Denis Harvey's career encompasses a range of leadership positions – but he is best known for his contributions to sports coverage, especially his work across multiple years of America's Cup and Olympic sailing. Harvey spent three decades working for state TV, including seven years commanding sport, and four as TVNZ's overall head of production. These days he balances work in broadcasting and production.
By allowing innovative technology to be used as a tool in storytelling, Denis Harvey has opened the eyes of an entire audience to a sport they never thought they'd understand. America's Cup broadcaster Andrew Hawthorn, on Denis Harvey
This 2003 TVNZ documentary looks at the life of New Zealand’s most celebrated sailor, Sir Peter Blake. The film ranges from Blake's Waitematā sailing childhood to Round the World racing; from leading Team New Zealand to double America’s Cup victory, to the setting up of Blakexpeditions. The documentary uses archive footage and interviews with crew, mates and family to eulogise the adventurer with the windswept blonde mane and moustache. It was made in the wake of Blake’s 2001 death, while on an Amazon expedition to raise environmental awareness.
These excerpts from part one of Tom Scott’s award-winning series on the life of Edmund Hillary look at his early years. Ed reflects on his youth as a gangly Auckland Grammar student, beekeeping, and a school trip to Ruapehu that sparked a “fiery enthusiasm” for alpine adventure. Coupled with a young man’s frustration with his “miserable, uninteresting life”, this passion for the hills soon led to a solo ascent of Mount Tapue-o-Uenuku as an RNZAF cadet — famously climbed on a weekend’s leave from Woodbourne base— and a 1947 ascent of Mount Cook, with his mentor Harry Ayres.
10AM was among the first of a run of magazine-style arts shows to screen in a morning weekend slot. Debuting on TV1 in mid 1990, it was hosted by Radio New Zealand veteran Kathryn Asare. 10AM mixed reports and studio interviews (conducted by Asare) on various topics involving the Kiwi arts scene. Producer Gil Barker felt Asare was a television natural, fighting pressure to give the role to an established “telestar”, or change Asare’s image. He also brought in writer Peter Hawes to help bring a lighter touch to the show than arts programmes from the past.
TVNZ’s flagship 80s arts show looks at Sir Toss Woollaston — a pioneer of modern art in New Zealand. Topics include his development as an artist and the “struggle of painting” (contra convention), difficult years trying to support a family, the influence of his wife, and the liberation he felt in his mid-50s when he could finally earn a living from painting. Woollaston is blunt but generous with his time and opinions. There are precious riffs off his famous description of wanting to paint the sunlight in a landscape, “after it had been absorbed by the earth”.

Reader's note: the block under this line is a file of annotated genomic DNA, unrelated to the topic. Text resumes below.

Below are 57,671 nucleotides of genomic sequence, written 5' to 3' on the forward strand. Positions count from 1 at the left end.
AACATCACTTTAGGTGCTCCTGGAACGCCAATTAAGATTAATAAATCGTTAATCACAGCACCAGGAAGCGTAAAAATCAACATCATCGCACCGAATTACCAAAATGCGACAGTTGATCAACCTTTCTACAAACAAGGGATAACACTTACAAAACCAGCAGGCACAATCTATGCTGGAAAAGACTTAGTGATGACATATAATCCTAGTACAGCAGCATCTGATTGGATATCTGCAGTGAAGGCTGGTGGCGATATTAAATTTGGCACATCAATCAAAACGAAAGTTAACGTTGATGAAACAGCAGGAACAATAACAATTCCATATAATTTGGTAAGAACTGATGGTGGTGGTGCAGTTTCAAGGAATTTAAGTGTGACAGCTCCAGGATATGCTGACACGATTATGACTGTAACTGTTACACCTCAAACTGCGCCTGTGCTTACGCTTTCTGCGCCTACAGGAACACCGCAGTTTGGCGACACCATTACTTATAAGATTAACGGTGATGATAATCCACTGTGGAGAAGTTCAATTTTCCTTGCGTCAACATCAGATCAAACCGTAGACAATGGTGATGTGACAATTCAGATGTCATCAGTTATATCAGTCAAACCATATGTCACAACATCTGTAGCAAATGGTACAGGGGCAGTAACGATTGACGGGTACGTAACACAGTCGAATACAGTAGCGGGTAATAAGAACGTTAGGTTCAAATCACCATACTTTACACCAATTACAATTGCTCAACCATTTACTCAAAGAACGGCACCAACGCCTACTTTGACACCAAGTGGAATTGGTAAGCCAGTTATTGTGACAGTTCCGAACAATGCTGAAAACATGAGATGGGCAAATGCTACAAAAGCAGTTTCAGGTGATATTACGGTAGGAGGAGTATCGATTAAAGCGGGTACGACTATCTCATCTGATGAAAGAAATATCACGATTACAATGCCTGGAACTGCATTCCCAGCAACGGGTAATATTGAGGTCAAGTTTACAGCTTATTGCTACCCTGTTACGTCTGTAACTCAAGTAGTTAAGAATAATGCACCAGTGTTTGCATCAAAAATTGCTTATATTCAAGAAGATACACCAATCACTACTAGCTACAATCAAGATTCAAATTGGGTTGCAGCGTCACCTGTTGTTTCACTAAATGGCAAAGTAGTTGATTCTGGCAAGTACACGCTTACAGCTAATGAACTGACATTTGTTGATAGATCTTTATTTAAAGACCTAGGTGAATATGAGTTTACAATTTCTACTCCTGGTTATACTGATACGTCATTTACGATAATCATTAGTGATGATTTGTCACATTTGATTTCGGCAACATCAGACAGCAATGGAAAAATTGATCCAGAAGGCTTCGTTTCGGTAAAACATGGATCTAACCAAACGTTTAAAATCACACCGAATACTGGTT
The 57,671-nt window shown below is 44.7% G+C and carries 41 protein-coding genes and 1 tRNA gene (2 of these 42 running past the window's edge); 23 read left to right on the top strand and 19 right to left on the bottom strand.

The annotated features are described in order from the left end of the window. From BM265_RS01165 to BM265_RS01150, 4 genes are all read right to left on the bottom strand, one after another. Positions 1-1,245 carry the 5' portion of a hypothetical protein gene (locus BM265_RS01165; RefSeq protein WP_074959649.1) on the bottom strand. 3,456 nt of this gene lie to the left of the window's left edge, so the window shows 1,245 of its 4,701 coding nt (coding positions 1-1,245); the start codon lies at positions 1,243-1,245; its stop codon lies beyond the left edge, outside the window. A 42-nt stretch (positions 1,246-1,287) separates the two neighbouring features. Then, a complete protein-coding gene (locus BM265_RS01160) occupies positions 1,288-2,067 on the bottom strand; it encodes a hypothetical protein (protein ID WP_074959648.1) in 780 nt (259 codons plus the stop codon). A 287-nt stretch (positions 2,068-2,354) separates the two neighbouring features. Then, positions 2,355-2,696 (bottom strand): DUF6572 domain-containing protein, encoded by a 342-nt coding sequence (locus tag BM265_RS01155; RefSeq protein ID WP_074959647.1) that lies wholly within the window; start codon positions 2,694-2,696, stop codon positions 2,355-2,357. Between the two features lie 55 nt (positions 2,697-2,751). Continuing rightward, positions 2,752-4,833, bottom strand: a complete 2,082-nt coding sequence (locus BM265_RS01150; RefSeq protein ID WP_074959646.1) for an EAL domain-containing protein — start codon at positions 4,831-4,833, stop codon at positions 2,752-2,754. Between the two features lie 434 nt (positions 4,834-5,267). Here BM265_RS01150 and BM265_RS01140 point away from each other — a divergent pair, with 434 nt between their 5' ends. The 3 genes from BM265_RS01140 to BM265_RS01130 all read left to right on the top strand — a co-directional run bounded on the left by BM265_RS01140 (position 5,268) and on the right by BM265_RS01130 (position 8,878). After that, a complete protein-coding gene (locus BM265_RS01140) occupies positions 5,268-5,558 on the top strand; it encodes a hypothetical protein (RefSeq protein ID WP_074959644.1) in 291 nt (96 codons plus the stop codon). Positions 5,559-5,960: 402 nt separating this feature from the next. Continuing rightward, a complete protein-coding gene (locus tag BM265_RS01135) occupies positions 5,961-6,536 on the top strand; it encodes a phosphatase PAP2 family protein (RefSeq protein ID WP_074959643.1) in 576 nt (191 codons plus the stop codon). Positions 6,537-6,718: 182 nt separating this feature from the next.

This report for TVNZ’s flagship 1980s arts show was made to tie in with Nicholas Reid’s book about the renaissance in NZ cinema that began with Sleeping Dogs in 1977. Reid and a who’s who of filmmakers discuss many of more than 50 films made in the previous decade (with Bruno Lawrence ever present) — and ponder the uniqueness (or otherwise) of NZ film. The industry’s fondness for rural and small town settings, and forceful (often conflicted) male leads is explored; and more neglected areas — Māori film making and more of a voice for women — are traversed.
TVNZ’s arts programme visits the 6th annual Young Composers Workshop held at the Nelson School of Music (May, 1987). It allows 20 promising young composers to hear their music performed and to compare notes with their peers — an opportunity that wasn’t available two decades earlier for budding composers like workshop organiser Ross Harris. Solo instrumental works, ensemble pieces and electronic music are featured — with inspiration found in everything from poems by James K Baxter and Sylvia Plath to slipping and falling while walking down a hill.
For this 1987 Kaleidoscope report, architectural commentator Mark Wigley uses Kiwi resort towns as fuel for an essay on local architecture. He visits Waitangi, arguing that Aotearoa should have followed the "rich ornamental example" of the Whare Rūnanga, instead of the restraint of the Treaty House. He praises Paihia’s "cacophony of bad taste" motels. In part two, he compares Queenstown and Arrowtown, and admires a gold dredge and the Skyline gondola. Wigley, then starting his academic career in the United States, would become an internationally acclaimed architectural theorist.
This short documentary series looked at New Zealand's landscape art from the arrival of Pākehā up until the 1980s. The four episodes moved from the development of a local version of the European tradition (through artists such as John Gully and Petrus van der Velden) through to the homegrown modernism emerging in the 20th Century: the distinct hard-edged styles of Binney, White and Smither, the spiritual abstracts of McCahon and Woollaston, to the later impact of Māori artists like Hotere, Whiting and Kahukiwa.
This item from arts show Kaleidoscope looks at pioneering Māori feature film Ngāti. There are interviews with director Barry Barclay, screenwriter Tama Poata, producer John O’Shea and actor Wi Kuki Kaa – who discuss the film’s kaupapa – and a visit to its premiere at Waipiro Bay Marae on the East Coast (where the film was shot). Barclay’s first dramatic feature, Ngāti also marked the first feature film to be written and directed by Māori. Many of the crew were enlisted via a scheme aimed at redressing the lack of young Māori working in the screen industry.